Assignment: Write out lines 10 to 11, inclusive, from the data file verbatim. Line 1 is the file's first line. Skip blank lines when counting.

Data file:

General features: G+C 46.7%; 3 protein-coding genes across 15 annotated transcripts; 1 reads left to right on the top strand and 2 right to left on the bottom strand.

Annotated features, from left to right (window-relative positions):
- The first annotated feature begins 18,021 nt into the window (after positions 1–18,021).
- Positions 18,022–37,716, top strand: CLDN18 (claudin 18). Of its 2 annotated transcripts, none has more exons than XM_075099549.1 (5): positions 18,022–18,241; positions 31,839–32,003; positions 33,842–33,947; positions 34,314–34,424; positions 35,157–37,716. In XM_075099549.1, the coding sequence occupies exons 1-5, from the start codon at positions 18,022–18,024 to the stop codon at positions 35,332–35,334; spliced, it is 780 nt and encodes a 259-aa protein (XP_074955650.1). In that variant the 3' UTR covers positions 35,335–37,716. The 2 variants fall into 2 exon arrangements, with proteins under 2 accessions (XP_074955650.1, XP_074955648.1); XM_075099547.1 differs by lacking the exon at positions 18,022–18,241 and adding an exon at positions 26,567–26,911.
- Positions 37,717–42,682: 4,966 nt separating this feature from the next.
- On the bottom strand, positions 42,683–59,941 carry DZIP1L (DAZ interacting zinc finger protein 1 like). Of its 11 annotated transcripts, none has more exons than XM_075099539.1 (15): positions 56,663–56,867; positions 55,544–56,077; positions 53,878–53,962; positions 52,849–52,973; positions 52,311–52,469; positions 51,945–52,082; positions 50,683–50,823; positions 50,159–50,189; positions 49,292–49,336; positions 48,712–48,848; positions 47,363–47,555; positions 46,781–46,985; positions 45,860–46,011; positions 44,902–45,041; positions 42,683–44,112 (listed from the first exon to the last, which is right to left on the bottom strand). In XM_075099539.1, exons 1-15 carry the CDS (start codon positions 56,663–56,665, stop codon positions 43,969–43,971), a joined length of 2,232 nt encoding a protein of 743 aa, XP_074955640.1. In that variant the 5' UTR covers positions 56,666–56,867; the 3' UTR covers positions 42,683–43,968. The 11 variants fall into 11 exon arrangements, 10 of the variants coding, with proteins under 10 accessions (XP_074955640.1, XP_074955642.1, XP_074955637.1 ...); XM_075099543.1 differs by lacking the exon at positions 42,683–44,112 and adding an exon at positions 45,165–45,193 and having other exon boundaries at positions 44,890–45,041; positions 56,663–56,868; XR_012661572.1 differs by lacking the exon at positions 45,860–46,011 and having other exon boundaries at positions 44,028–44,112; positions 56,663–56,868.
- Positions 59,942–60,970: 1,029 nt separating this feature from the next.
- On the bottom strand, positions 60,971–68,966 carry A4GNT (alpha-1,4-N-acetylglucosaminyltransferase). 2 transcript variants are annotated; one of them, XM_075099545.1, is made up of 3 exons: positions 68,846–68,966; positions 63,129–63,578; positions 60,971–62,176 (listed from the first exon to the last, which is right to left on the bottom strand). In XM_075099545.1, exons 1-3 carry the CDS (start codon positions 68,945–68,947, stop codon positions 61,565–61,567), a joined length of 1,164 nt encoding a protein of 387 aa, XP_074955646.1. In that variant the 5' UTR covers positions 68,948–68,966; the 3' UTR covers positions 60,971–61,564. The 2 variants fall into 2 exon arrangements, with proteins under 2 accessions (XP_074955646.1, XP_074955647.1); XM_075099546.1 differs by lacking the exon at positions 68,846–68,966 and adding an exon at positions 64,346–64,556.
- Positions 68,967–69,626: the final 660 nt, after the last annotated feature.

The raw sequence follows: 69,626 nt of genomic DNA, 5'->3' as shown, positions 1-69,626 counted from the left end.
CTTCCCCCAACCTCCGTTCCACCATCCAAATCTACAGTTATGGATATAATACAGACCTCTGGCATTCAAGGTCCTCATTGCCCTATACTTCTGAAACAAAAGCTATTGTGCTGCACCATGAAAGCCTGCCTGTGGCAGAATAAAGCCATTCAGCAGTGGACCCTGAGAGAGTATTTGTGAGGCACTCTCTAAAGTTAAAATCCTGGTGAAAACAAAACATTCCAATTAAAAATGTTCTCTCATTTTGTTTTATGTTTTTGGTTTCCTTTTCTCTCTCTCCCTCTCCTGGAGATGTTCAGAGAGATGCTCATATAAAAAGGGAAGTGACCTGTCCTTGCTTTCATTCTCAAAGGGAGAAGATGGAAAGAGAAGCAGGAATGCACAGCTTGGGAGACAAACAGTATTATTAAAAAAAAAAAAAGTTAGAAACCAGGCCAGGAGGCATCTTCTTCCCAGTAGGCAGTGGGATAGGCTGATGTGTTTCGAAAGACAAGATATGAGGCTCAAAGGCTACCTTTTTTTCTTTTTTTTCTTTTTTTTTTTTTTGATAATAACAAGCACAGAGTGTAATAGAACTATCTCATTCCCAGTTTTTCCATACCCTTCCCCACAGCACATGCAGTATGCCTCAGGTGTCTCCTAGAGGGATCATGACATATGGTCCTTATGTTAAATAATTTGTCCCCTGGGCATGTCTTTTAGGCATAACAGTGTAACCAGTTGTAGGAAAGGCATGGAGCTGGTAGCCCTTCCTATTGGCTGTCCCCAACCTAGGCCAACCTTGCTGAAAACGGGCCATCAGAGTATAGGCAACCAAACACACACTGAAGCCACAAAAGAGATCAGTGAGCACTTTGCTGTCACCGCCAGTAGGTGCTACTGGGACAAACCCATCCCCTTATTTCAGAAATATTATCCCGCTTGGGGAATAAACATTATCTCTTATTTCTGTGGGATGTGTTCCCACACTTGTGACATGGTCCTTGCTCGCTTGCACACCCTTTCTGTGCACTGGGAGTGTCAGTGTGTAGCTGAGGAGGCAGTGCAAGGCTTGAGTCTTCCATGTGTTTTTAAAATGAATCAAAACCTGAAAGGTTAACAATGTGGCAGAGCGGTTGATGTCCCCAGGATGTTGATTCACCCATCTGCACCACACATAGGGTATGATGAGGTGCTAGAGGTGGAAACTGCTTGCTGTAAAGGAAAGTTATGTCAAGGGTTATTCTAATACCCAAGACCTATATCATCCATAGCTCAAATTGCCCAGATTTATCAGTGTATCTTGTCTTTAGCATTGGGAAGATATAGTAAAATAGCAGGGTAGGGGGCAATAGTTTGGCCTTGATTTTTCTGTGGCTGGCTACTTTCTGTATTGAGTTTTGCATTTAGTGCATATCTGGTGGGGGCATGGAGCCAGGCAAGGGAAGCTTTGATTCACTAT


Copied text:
The raw sequence follows: 69,626 nt of genomic DNA, 5'->3' as shown, positions 1-69,626 counted from the left end.
CTTCCCCCAACCTCCGTTCCACCATCCAAATCTACAGTTATGGATATAATACAGACCTCTGGCATTCAAGGTCCTCATTGCCCTATACTTCTGAAACAAAAGCTATTGTGCTGCACCATGAAAGCCTGCCTGTGGCAGAATAAAGCCATTCAGCAGTGGACCCTGAGAGAGTATTTGTGAGGCACTCTCTAAAGTTAAAATCCTGGTGAAAACAAAACATTCCAATTAAAAATGTTCTCTCATTTTGTTTTATGTTTTTGGTTTCCTTTTCTCTCTCTCCCTCTCCTGGAGATGTTCAGAGAGATGCTCATATAAAAAGGGAAGTGACCTGTCCTTGCTTTCATTCTCAAAGGGAGAAGATGGAAAGAGAAGCAGGAATGCACAGCTTGGGAGACAAACAGTATTATTAAAAAAAAAAAAAGTTAGAAACCAGGCCAGGAGGCATCTTCTTCCCAGTAGGCAGTGGGATAGGCTGATGTGTTTCGAAAGACAAGATATGAGGCTCAAAGGCTACCTTTTTTTCTTTTTTTTCTTTTTTTTTTTTTTGATAATAACAAGCACAGAGTGTAATAGAACTATCTCATTCCCAGTTTTTCCATACCCTTCCCCACAGCACATGCAGTATGCCTCAGGTGTCTCCTAGAGGGATCATGACATATGGTCCTTATGTTAAATAATTTGTCCCCTGGGCATGTCTTTTAGGCATAACAGTGTAACCAGTTGTAGGAAAGGCATGGAGCTGGTAGCCCTTCCTATTGGCTGTCCCCAACCTAGGCCAACCTTGCTGAAAACGGGCCATCAGAGTATAGGCAACCAAACACACACTGAAGCCACAAAAGAGATCAGTGAGCACTTTGCTGTCACCGCCAGTAGGTGCTACTGGGACAAACCCATCCCCTTATTTCAGAAATATTATCCCGCTTGGGGAATAAACATTATCTCTTATTTCTGTGGGATGTGTTCCCACACTTGTGACATGGTCCTTGCTCGCTTGCACACCCTTTCTGTGCACTGGGAGTGTCAGTGTGTAGCTGAGGAGGCAGTGCAAGGCTTGAGTCTTCCATGTGTTTTTAAAATGAATCAAAACCTGAAAGGTTAACAATGTGGCAGAGCGGTTGATGTCCCCAGGATGTTGATTCACCCATCTGCACCACACATAGGGTATGATGAGGTGCTAGAGGTGGAAACTGCTTGCTGTAAAGGAAAGTTATGTCAAGGGTTATTCTAATACCCAAGACCTATATCATCCATAGCTCAAATTGCCCAGATTTATCAGTGTATCTTGTCTTTAGCATTGGGAAGATATAGTAAAATAGCAGGGTAGGGGGCAATAGTTTGGCCTTGATTTTTCTGTGGCTGGCTACTTTCTGTATTGAGTTTTGCATTTAGTGCATATCTGGTGGGGGCATGGAGCCAGGCAAGGGAAGCTTTGATTCACTAT